This article was originally published in the December Issue of Eclectic Magazine. The writing commenced in October, anticipating the release of The Rum Diary, although the film was already released by the time it was published.
Peter Llewelyn Davies: That sceptre’s made of wood.
J.M. Barrie: Yes, well, we do dream on a budget here, don’t we? (Finding Neverland, 2004)
Johnny Depp, for most part of his career, has been the icon for people who dream on budget. With his early success in television as a teen icon, he could have become another megastar in the 90s with his contemporaries such as Cruise and Pitt. But instead he turned out to be the icon of cult eccentricity for more than a decade before finally moving on to become the box office phenomenon through The Pirates of the Caribbean series. Only Robert Downey Jr. to some extent can match Depp in this sudden transformation from a powerhouse performer to a box office magnate. So, as his next film The Rum Diary is about to release, let me glance through his illustrious but constantly morphing career.
When I think of it, my first Depp film was Sleepy Hollow and I did not even know who he was at that point of time. He was not a major star, at least in my part of the world and I do not even remember seeing his photographs in the newspapers. Things changed after he turned Jack Sparrow but I saw Depp’s first entry into cult superstardom Edward Scissorhands (1990) much later. Nevertheless, this was the film that marked the start of his long and enduring collaboration with director Tim Burton. Here he plays the eponymous character who is an artificial man left with scissors instead of palms as his creator died before his completion. Depp’s portrayal of this epitome of imperfection set the tone for rest of his immediate career inundated with oddball characters. Edward is as imperfect and abnormal as Frankenstein but he is not a threat to the society. He is good natured and gifted in his own way. The society does except him but only with a sense of curiosity and amusement. He longs for acceptance and love but discovers the curse of being different in a stereotypical society. Although it is surely an exaggerated fantasy, I couldn’t help but relate to the man constantly ridiculed by the society only because he was unlike them.
Most of Depp’s characters after that ended up as the victims of social stereotypes. By the time they shot Edwood (1994), Depp had become the simpatico actor for Burton, much as De Nero once was for Scorsese, albeit in totally different genres. Edwood showed how much Depp can delve into a character, especially as he portrays a real man who was ridiculed throughout his life for his incompetency. Depp made Edward D Wood Jr. look hilarious and endearing with a melange of innocence and joie de vivre but never allowed it to become a caricature that it could have been. Be it in his enthusiastic encounter with his idol Orson Welles or his interactions with Bela Lugosy, Depp’s Edwood never fails to exude that childlike enthusiasm even in the face of abject failure. I’ll always remember those scenes of Edwood working on “so bad that it’s good” films like Glen and Glenda and Plan 9 from Outer Space with a glee unmatched and passion unsurpassed. I wondered how someone can be so ignorant of his own shortcomings and as I explored more about Edwood, the person, I realized how effective Depp was.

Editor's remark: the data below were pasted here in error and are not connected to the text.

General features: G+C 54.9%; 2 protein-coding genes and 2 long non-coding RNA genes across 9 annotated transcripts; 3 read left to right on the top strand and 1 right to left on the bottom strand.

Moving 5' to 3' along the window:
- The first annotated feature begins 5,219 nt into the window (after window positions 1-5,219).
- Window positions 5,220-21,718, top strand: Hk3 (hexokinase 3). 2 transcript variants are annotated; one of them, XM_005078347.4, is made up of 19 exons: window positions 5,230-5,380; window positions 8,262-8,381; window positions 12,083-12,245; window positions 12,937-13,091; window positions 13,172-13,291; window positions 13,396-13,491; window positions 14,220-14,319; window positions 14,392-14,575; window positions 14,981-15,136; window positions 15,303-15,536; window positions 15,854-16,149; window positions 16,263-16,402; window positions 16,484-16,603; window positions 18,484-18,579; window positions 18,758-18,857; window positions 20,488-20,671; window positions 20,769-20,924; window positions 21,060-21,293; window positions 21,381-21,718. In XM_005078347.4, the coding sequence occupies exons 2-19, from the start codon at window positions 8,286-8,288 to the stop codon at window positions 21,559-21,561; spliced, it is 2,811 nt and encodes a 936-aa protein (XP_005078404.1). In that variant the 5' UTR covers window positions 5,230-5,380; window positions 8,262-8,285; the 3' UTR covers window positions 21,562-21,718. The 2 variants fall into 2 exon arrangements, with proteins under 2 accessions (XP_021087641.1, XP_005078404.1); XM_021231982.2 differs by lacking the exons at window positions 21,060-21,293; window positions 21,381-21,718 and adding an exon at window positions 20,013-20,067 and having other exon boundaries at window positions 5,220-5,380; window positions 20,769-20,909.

During this period, Depp also worked in two lesser known projects helmed by two maestros of world cinema. In Emir Kusturica’s Arizona Dreams (1993) Depp plays a comparatively normal character of a young man smitten by an older woman as well as tormented by recurring dreams. The film contains staple elements of Kusturica’s films including gleefully bizarre surrealism and cinephilia and Depp was probably the only major Hollywood actor who could have seamlessly blended in this typical European affair set in an American backdrop. It was a role reversal for Depp. He gets to play a normal young man compared to his most previous roles but the trademark surrealism of Kusturica keeps it far from being banal. I have long been a fan of Kusturica but I watched Arizona Dreams only after I’d seen most of his Serbian films. So, my expectations were mixed as I feared his real charm to be ruined by Hollywood glitz. But Depp was there as the director’s actor. Most other mainstream Hollywood stars would have looked more absurd that the concept of the film itself.
Depp’s indie credentials were boosted further when he appeared in The Dead Man (1995) by Jim Jarmush, the patron saint of indie cinema if there ever was one. Here Depp plays a gunslinger called William Blake, gets transported to the wild west, burdened by expectations of his companion who thinks he is a reincarnation of the poet William Blake. He again plays a loner here who pops out of nowhere and travels towards nowhere. He gets himself into trouble with his new employers, gets chased by all and sundry and strikes an unlikely friendship with an Indian called “Nobody” (Played by Gary Farmer) with eclectic tastes. It is a film where one character keeps uttering “Stupid f***ing white man” and reverses every trait of the classic westerns. For a film that is irreverent towards the very genre it belongs to, there was a need to have a non-conformist in the lead and that is why Depp was probably the only choice for this role.